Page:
I'm not a teacher. But clearly some people around here have some learning to do when it comes to logical fallacies. So this is my small contribution to the re-education of those folks in need of same. It's not going to affect the true believers, since they're impermeable to logic and education. But this should at least clarify for them exactly what mistake they're making (over and over and over again, in some cases).
"Tu Quoque is a very common fallacy in which one attempts to defend oneself or another from criticism by turning the critique back against the accuser. This is a classic Red Herring since whether the accuser is guilty of the same, or a similar, wrong is irrelevant to the truth of the original charge."
I suggest you look up tu quoque as well, cuz you don't seem to have grasped the concept either. So for instance, you can condemn the 'war on terror'. You can separately condemn the CCP's handling of TAM. Those things needn't be mutually exclusive. And doing either or both of those things would not be invoking a logical fallacy.
However, excusing TAM because of 'war on terror' (for example) is precisely what a tu quoque logical fallacy is.
So yes, you can "just condemn" the CCP without comparing to the US...just as you can "just condemn" the war on terror without invoking TAM. It's really not that complicated, and it still boggles my mind that so many people need to resort to logical fallacies all of the time. It seems to be a flaw in the education system the world over.
And also, don't conflate China with CCP. Another common mistake.
It is so interesting to see CCP apologists like M Miyagi repeatedly attempt tu quoque arguments ('the US did this and that'; 'oh, look at Kent State'). I suppose when you have no logical arguments, logical fallacies are all that you have to work with.
Hey Miyagi, if something like TAM happened in DC, and the Americans responded like the PLA did, are you saying the Americans would get a free pass just as you're giving a free pass to the PLA and CCP? The answer had better be yes, otherwise you have zero logical consistency. But it is simply ridiculous to compare the US and China as you have done: the US would be holding people to account, and the CCP simply ignores it, refuses to acknowledge it, and persecutes anyone who tries to bring it up, for 25 years and counting.
They still don't get it
Daniel Lee
M Miyagi is right in pointing out that the US and Britain have an extremely brutal history and present. He raises an interesting contrast that people shouldn't ignore when looking at China. You can't just condemn China without also comparing it to the US especially the US War on Terror etc. So if M Miyagi is a CCP apologists would that also make you 321manu a CIA apologist or worse?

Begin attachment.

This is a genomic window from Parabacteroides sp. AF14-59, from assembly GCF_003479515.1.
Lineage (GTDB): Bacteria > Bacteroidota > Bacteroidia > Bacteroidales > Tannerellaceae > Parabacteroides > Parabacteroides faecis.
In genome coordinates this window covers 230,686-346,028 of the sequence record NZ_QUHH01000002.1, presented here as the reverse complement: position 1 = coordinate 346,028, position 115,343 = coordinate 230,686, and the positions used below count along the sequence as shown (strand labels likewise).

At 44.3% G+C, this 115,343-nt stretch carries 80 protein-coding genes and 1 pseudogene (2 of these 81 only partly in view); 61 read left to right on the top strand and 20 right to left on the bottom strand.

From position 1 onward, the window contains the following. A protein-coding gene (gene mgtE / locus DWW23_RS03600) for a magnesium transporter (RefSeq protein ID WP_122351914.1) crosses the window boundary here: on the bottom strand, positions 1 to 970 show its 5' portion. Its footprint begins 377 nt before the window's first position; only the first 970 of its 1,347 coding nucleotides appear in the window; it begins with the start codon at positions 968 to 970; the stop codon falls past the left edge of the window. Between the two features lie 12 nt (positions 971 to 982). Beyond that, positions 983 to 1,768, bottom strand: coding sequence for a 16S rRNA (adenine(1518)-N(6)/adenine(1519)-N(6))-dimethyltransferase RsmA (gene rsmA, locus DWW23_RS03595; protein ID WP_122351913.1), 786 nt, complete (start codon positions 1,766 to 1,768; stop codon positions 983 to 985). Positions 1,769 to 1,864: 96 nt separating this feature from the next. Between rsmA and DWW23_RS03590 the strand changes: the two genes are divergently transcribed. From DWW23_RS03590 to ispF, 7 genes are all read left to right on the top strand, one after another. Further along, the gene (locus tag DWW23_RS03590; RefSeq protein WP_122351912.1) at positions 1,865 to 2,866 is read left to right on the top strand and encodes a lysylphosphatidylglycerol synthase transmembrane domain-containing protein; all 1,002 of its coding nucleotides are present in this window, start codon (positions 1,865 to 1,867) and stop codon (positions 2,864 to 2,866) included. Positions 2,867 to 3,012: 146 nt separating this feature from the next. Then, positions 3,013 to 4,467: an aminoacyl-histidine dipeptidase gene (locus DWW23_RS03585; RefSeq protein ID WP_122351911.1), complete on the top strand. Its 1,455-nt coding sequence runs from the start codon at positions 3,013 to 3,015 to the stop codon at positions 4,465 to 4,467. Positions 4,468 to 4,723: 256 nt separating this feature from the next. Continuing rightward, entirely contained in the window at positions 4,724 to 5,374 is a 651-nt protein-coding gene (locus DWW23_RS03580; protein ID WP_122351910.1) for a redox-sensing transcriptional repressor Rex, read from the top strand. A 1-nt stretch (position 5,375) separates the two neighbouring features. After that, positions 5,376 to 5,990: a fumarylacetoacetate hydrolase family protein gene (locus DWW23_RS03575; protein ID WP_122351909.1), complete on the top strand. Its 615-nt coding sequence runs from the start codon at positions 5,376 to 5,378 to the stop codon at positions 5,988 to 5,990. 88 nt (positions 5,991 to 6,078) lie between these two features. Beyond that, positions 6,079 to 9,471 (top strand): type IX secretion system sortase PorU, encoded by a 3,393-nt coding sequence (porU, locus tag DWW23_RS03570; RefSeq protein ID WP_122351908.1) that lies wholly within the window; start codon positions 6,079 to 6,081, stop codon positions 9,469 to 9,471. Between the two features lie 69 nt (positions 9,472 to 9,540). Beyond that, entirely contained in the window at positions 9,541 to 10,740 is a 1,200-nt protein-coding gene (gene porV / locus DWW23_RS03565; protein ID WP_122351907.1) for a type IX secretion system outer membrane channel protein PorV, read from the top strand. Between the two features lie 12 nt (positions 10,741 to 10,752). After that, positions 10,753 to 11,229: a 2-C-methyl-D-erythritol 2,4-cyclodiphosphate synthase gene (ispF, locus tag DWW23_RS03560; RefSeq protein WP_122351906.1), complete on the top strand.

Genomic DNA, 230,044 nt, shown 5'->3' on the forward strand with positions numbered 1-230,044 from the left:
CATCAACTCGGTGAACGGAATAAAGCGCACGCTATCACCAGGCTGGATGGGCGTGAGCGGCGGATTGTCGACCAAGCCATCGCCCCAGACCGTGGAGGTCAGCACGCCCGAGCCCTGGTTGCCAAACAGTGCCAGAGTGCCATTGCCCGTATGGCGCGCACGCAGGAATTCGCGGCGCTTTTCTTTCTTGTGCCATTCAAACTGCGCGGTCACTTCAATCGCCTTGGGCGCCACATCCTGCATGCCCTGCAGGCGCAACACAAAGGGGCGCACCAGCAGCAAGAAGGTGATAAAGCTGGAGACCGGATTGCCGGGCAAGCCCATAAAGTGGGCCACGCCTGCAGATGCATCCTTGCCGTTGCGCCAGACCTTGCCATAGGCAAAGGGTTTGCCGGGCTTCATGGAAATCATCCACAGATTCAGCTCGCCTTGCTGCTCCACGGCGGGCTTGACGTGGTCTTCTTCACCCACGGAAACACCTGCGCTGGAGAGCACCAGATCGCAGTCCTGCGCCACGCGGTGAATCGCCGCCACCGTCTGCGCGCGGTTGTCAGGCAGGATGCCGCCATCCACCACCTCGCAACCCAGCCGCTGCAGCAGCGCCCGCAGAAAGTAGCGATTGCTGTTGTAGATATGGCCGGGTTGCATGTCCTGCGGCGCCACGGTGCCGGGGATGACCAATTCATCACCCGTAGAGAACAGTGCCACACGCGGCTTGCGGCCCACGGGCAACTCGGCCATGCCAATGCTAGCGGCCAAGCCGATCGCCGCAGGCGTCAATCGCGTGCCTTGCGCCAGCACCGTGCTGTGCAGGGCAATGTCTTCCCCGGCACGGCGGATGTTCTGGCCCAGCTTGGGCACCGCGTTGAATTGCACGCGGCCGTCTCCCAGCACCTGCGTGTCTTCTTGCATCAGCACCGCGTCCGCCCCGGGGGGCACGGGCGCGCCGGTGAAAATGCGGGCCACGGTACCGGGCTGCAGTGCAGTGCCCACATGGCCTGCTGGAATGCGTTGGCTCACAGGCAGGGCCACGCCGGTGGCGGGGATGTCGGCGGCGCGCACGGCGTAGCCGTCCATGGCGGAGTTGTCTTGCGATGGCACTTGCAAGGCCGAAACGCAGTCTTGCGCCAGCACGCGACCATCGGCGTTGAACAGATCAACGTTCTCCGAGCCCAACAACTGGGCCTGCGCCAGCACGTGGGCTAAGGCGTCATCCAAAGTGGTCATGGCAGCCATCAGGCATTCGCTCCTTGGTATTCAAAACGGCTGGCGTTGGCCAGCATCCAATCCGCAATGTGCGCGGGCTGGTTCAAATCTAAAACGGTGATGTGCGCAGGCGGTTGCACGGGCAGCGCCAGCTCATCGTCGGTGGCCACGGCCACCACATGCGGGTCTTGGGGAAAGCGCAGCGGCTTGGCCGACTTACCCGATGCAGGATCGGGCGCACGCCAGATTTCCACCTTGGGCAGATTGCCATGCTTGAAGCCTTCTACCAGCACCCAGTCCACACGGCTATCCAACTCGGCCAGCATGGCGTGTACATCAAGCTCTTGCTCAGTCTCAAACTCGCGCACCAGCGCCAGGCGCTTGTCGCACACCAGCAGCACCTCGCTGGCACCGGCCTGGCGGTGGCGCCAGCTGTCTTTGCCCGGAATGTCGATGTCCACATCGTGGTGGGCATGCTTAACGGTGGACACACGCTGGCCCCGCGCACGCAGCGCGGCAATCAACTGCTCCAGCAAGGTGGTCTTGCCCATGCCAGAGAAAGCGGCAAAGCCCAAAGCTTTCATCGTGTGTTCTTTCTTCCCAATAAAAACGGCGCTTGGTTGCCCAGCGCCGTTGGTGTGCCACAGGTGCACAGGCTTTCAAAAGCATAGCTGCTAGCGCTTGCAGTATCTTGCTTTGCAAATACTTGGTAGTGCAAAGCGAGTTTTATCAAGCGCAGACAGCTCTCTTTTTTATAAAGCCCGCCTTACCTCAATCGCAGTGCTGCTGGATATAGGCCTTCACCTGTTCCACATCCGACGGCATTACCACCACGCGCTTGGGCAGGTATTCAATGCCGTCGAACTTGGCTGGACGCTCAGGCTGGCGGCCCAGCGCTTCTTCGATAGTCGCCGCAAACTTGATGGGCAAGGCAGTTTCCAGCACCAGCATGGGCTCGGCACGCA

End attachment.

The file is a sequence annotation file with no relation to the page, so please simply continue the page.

Umm, first off, I'm not trying to defend the US, whereas Miyagi is trying to defend the CCP. And second, I'm not using logical fallacies in the attempt to do so. So no, if Miyagi is a CCP apologist, that doesn't render me an apologist for the CIA or anybody else. Again, the logic is not complicated.
Mrs. Elsie Tu, despite of her in U-turn political views, did make clear that she bashed only the British & US governments, not the British & American people. What I read here is, many readers simply lump them into one.
I too, bash the Chinese system, but never trashed my own people. Do I want to live in China? Hell, no.
I think the discussion missed the points: 1. Chinese government never denied that thousands of people were killed but it is true that there is no accurate numbers of civilian and soldiers killed or wounded. 2. Deng made it clear in front of TV (we can get itin Ytube) why he decided what he needed to do based on ????????Yes, we can condemn what CCP did but they never hide their intention. 25 years now, when we see what happened in Syria, Egypt and Thailand, we actually do not know what will happen to China if CCP used differerent approach to solve the June 4 problem. China really has very painful history for the last 150 years, we can stand up a little bit now and we are surrounded by all kind of enemies again orchestrated by the American again.
People who have no understanding about the history have no future.
M Miyagi
If something like Tiananmen happened in Washington D.C or London and the millions of demonstrators became violent and started burning and killing the security forces sent to clear the scene, the casualties will probably run into the hundreds of thousands.